To further illustrate the point above about there being no one single size, and also to demonstrate that CRAM is actively being worked on, here we show a prototype of CRAM 4 with more compression codecs on a set of NovaSeq alignments.  The time is log-scale, so note it costs to get that little bit more saved.  Also note that the level of granularity differs between each point on this plot, with some (left-most Deez and Quip) having no random access at all.
 (The faded points represent the encode times; the main chart is showing decode.) This claim I assume relates to selection of specific types of data (SAM columns) rather than region queries, as that is obviously working.  Although note it's possible using cram_filter to extract regions of CRAMs with zero transcoding (again using the -n option I mentioned before, although it could really do with a saner interface that permits e.g. X:10000000-20000000).  This, along with BAM equivalents, are the backbone of the efficient htsget protocol for streaming NGS data.

Selection of specific columns within CRAM is something which may be possible, or may not be, depending on how the CRAM was encoded and on the type of data field you're trying to select.  It is also dependent on a decent tool chain.   Remember I said that the CRAM format gives complete freedom to write data in whichever blocks it likes?  If the encoder puts all data in one block then there is no way to select only some types.  For some time now the major CRAM implementations have all been putting each type of data into its own block, to facilitate ease of decoding.  This means we can get only certain types of data out much faster.

An example of this is samtools flagstat.  Try it on a BAM vs a CRAM file and you'll see it's much faster in CRAM, as it has selectively skipped decoding of some fields.  This makes file reading much quicker.  Similarly indexing a CRAM is an order of magnitude faster than BAM.

In some cases it's possible to do the same for writing too.  For example if we wish to drop one single tag, say the large OQ field, then we don't want to decode sequence, name, quality and more only to immediately reencode them again.  We'd be better off simply copying the compressed data over, bar the block containing the OQ field and the meta-data that indicates its presence.  This isn't possible within samtools / htslib, but the cram_filter tool demonstrates some of this in the -t option which permits dropping of specific axillary tags.  It can do this with little more than a read/write loop, which even with the effort to adjust the tag list and meta-data blocks comes out at least 50x faster than a traditional transcoding loop:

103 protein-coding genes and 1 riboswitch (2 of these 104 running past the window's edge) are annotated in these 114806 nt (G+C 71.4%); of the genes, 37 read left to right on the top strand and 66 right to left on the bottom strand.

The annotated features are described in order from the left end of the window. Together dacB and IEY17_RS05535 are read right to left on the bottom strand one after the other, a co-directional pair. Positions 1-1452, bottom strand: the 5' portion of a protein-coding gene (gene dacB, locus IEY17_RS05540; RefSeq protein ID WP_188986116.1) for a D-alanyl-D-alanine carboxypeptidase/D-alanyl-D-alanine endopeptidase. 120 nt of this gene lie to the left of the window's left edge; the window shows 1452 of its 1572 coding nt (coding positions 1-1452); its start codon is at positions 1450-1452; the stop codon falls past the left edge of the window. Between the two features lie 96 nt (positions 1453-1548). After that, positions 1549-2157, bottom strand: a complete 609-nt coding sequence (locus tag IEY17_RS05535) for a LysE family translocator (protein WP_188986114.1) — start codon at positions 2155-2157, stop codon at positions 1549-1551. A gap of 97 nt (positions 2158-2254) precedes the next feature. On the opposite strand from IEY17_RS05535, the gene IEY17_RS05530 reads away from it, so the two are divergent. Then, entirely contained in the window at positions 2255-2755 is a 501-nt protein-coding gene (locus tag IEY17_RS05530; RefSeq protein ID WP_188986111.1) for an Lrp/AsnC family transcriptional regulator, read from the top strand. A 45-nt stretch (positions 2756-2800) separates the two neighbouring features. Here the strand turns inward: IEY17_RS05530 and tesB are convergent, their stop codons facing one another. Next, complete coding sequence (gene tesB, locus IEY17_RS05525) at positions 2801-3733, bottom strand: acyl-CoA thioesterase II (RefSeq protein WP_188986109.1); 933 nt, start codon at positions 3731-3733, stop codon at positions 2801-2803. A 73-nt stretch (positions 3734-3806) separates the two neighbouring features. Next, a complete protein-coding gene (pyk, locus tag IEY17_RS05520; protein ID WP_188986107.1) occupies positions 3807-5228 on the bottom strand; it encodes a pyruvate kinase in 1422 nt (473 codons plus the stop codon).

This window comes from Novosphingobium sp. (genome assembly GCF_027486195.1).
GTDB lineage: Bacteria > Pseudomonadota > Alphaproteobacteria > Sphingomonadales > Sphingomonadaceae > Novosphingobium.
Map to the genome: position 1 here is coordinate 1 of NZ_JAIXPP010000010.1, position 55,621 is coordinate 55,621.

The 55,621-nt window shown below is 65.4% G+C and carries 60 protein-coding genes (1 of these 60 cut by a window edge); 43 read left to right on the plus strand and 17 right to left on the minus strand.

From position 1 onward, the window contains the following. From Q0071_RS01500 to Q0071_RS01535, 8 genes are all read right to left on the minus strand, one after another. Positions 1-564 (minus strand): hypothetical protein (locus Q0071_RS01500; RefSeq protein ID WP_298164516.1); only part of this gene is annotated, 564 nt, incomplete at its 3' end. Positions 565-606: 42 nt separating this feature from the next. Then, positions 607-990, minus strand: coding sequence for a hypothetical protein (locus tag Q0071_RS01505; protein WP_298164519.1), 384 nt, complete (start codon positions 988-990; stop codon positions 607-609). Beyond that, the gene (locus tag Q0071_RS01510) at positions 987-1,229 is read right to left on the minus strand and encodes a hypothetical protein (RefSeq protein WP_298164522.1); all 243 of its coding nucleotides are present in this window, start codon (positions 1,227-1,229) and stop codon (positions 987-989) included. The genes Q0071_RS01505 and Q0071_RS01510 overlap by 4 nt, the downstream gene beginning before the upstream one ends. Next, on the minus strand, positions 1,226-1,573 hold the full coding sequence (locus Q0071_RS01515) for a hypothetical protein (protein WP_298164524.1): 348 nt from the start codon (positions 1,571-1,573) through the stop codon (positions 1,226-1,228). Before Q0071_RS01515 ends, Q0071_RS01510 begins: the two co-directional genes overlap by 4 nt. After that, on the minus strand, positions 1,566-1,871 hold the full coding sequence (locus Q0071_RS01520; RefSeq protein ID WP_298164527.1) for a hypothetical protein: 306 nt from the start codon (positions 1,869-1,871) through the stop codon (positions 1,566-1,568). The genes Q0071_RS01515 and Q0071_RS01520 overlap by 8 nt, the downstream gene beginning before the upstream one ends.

cram_filter -t OQ  in.cram out.cram

If we can do it with removal, in theory we can do it with addition too, but this exposes an issue with our tool chain: again this isn't a CRAM file format woe, but a coding problem.

Say we wish to add an auxiliary tag stating the average quality value, we'd only need to decode the quality from the CRAM file.   We know what to do - decode the quality block, add a new tag, update various CRAM meta-data blocks, and do read/write loops on all the other blocks.  Sadly we simply haven't got a good API for block level manipulations like this.  (Of course this also doesn't work too well if we want to strip out entire reads, but we could simply mark them as unmapped and leave in-situ.) This is a peculiar one, but I've seen it written that CRAM suffers as it leaves no room for efficient implementations, due to dictating the encoding process instead of the decoding process. That is simply not true. The CRAM format specifies the file layout and the decoding method, but the encoder has complete freedom on how to break the data up.  It can decide which data types to put in which blocks and with with codec.  It also permits storing multiple data series in the same block if there is strong correlation between values and a mixture would lead to better compression ratios.  In the early days we gradually learned how to better encode CRAM 2.0 files which lead to Scramble producing files smaller than Cramtools of the same era.  (Cramtools implemented the same ideas so it's now comparable again.) Finally, it embarrasses me to even have to put this here, but I've seen it said before so I'll address it.  No, I didn't invent CRAM!  I just helped continue it along the path.

The initial ideas were from the EBI in Markus Fritz's paper Efficient storage of high throughput DNA sequencing data using reference-based compression, which doesn't give it the CRAM moniker, and subsequently implemented by the EBI's Vadim Zalunin in Java as the cramtools package.  My involvements was later, to implement it in C.  In doing so I found a number of discrepancies between the specification and the Java implementation, which lead to CRAM 2.0 being released. ( This was largely to get the spec and code in line with each other.)  I was also the main instigator  behind CRAM 3.0, with the newer codecs.

Interestingly the original paper had ideas which were never implemented, perhaps due to speed concerns.   One idea was to assemble the unmapped data to find any deep contigs and use these as fake references to improve compression.  Coupled with embedded references this would work well.  With fast tools like miniasm it may be possible now without too much of a speed problem. Is it perfect?  By no means!  The specification could do with improving and I'd have designed a few things differently, but by and large it's been highly successful and my hat is off to the EBI people who designed and implemented it.  You should be proud of your achievements and I'm pleased to have helped it along its path.